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For years conservatives across Texas and the nation have bemoaned the revolving door in politics that allows lawmakers to become lobbyists and lobbyists to become lawmakers.

Texas’ latest example? Ex-State Rep. Wayne Smith (R–Baytown).

After lobbying for his own civil engineering firm that specialized in municipal water projects, Smith successfully ran for the Texas House in 2002. Once in the chamber, Smith’s connections with the lobby allowed him to rise quickly though the process, being named a committee chairman in his first legislative session.

As a lawmaker, Smith most recently chaired the powerful House Licensing Committee. Given the committee’s vast jurisdiction over regulations and licensing law, his committee was one of Austin lobbyists’ favorite committees – and he was one of lobbyists’ favorite lawmakers.

As Houston blogger David Jennings described Smith:

“He [was] the sort of big business, old school Republican that doesn’t understand movement conservatism. And that is exactly what his endorsement list represents – mostly people making their living off of the government who cringe when they hear people wanting to slow the growth of government or increase transparency and freedom.”

However, despite lobbyist cash, and his own desperation, Smith was defeated in the 2016 Republican primary and runoff election by a conservative opponent.

Although Smith no longer holds office, he’s already back in Austin. Except this time he’s not getting campaign checks, but personal checks.

According to forms filed by Smith with the Texas Ethics Commission, the former legislator already has a sizable lobby portfolio that lists a dozen clients, including five of Harris County’s Emergency Services Districts, local government agencies that provide fire protection and other services.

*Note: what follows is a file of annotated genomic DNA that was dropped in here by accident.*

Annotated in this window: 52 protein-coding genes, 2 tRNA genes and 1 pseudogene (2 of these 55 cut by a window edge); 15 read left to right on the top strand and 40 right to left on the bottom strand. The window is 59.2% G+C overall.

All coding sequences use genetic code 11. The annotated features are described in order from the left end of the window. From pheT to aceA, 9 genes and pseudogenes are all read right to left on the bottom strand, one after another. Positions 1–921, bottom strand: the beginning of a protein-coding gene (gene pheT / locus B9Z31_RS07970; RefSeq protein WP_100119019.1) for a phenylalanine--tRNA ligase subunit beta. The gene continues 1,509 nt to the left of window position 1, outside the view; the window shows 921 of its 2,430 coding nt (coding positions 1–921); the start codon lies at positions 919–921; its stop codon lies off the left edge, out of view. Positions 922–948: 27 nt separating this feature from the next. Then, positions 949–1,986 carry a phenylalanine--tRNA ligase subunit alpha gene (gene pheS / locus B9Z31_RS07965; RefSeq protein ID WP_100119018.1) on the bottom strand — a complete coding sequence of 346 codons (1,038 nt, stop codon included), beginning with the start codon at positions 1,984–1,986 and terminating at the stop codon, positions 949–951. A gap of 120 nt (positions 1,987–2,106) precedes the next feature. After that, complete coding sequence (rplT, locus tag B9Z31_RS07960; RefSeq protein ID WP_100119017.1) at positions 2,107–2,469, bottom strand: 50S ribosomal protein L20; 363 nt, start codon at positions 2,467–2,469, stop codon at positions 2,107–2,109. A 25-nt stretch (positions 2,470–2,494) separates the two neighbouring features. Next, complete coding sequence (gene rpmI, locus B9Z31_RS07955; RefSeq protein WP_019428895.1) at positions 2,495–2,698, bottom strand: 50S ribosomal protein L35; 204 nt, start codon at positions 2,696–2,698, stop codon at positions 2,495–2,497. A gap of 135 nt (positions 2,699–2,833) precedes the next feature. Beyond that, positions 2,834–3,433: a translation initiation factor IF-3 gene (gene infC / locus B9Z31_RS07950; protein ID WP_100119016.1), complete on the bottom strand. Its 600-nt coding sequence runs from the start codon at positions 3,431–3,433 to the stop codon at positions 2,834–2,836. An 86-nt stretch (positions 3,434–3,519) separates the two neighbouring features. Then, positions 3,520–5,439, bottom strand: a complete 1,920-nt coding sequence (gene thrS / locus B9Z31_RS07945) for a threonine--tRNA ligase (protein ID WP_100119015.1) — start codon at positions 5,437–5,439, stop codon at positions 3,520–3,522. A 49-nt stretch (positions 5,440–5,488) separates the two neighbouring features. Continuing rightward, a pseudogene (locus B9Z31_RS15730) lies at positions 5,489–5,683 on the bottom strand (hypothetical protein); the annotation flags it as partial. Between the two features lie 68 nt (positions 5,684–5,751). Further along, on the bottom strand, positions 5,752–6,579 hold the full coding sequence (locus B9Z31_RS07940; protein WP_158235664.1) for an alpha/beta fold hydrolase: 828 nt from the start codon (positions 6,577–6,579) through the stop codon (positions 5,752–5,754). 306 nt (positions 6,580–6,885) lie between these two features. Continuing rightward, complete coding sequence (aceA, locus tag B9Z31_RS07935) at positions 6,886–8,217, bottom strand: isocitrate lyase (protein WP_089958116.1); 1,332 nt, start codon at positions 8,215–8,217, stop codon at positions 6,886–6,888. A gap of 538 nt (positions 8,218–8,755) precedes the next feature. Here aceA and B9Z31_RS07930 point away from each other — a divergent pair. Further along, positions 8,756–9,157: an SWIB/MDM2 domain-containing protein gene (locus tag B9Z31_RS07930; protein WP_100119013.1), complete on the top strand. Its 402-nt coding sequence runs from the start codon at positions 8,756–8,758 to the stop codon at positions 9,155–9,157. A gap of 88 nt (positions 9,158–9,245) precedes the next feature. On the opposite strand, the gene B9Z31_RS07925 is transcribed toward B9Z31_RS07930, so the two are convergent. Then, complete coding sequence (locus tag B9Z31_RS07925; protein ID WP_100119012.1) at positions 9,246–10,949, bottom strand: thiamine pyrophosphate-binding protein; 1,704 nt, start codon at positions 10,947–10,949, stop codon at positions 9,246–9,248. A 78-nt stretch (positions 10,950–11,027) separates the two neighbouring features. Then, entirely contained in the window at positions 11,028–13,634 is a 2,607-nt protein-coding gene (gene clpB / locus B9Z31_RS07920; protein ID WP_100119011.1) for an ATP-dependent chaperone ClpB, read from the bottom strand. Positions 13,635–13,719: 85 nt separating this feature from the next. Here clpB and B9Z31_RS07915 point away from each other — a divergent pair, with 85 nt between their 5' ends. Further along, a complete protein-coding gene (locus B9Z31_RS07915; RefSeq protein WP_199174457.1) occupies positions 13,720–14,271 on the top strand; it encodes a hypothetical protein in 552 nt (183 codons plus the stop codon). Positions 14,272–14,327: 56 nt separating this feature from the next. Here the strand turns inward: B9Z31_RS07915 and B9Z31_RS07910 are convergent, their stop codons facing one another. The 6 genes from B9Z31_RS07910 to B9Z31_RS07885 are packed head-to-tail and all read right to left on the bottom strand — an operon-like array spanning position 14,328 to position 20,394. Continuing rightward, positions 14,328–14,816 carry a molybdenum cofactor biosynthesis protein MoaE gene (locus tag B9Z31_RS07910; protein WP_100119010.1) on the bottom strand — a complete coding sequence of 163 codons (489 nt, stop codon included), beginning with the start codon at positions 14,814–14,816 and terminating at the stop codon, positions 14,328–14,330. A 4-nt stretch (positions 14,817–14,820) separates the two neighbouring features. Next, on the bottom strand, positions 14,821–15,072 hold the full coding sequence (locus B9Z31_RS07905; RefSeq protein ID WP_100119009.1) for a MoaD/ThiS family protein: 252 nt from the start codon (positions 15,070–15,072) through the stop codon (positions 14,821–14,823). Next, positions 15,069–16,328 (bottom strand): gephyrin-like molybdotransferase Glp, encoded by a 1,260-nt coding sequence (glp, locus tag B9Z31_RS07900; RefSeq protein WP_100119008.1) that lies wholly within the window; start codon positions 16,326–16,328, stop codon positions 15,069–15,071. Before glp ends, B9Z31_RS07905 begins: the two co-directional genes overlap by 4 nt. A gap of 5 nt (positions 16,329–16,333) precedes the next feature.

Records obtained by Texas Scorecard indicate Smith is working with an ex-lawmaker turned lobbyist he knows very well, Fred Bosse.

Bosse and Smith have been close for over twenty years. During his time as a lobbyist, Smith worked with Bosse on legislation for his clients.

After being involved in a 1996 car accident that resulted in the death of the other driver, Smith employed Bosse and fellow Democrat lawmaker and trial lawyer Craig Eiland in an unsuccessful attempt to take more than $600,000 from the man’s widow and children on the grounds of “mental anxiety” and “mental anguish.”

A few years after the case settled, Bosse declined to seek re-election and effectively handed the seat to Smith. Then Bosse set up shop as a lobbyist.

Now he’s brought his old buddy back on board.

In emails obtained through an open records request, Bosse pitched the ESD’s on bringing Smith on as a lobbyist in the beginning of November.

“I thinkg [sic] that I have a way to deal with next session and my travel problems. Wayne Smith lost his election and we have been discussing doing some work together. He has chaired County Affairs and carried our legislation on the emergency vehicles. He still has very good relationships with the House leadership.

I would propose doing the same contract as before, a six month guaranteed contract. I would still be primarily responsible and split the fees with him for doing some of the leg work. The past couple sessions the fee for each district was $1,250.00 per month. My proposal this time would be $1,500.00 per district.”

While Bosse lives in Houston and must commute to Austin in order to lobby, Smith apparently doesn’t have that problem even though he hails from the same area.

Why?

Wayne Smith still owns an Austin condo with expenses paid from a campaign account which still has more than $40,000 in it.

Smith pays for much more than just his housing with old campaign dollars.

Despite his campaign ostensibly closing shop after his defeat in May, Smith still paid for campaign telephone and fax lines, a campaign cellphone, a campaign iPad data plan, and a newspaper subscription for his campaign office all the way through December (the end of his most recent report).

Lawmakers should end the revolving door problem in Texas and put an end to legislators using their campaign accounts to launch lobby practices.

Instituting a cooling off period before former lawmakers can enter the lobby and freezing their campaign account spending during the legislative session should be a mandatory part of ethics reform.

That reform is one of four major pillars included by State Sen. Van Taylor’s (R–Plano) in Senate Bill 14, his landmark ethics package.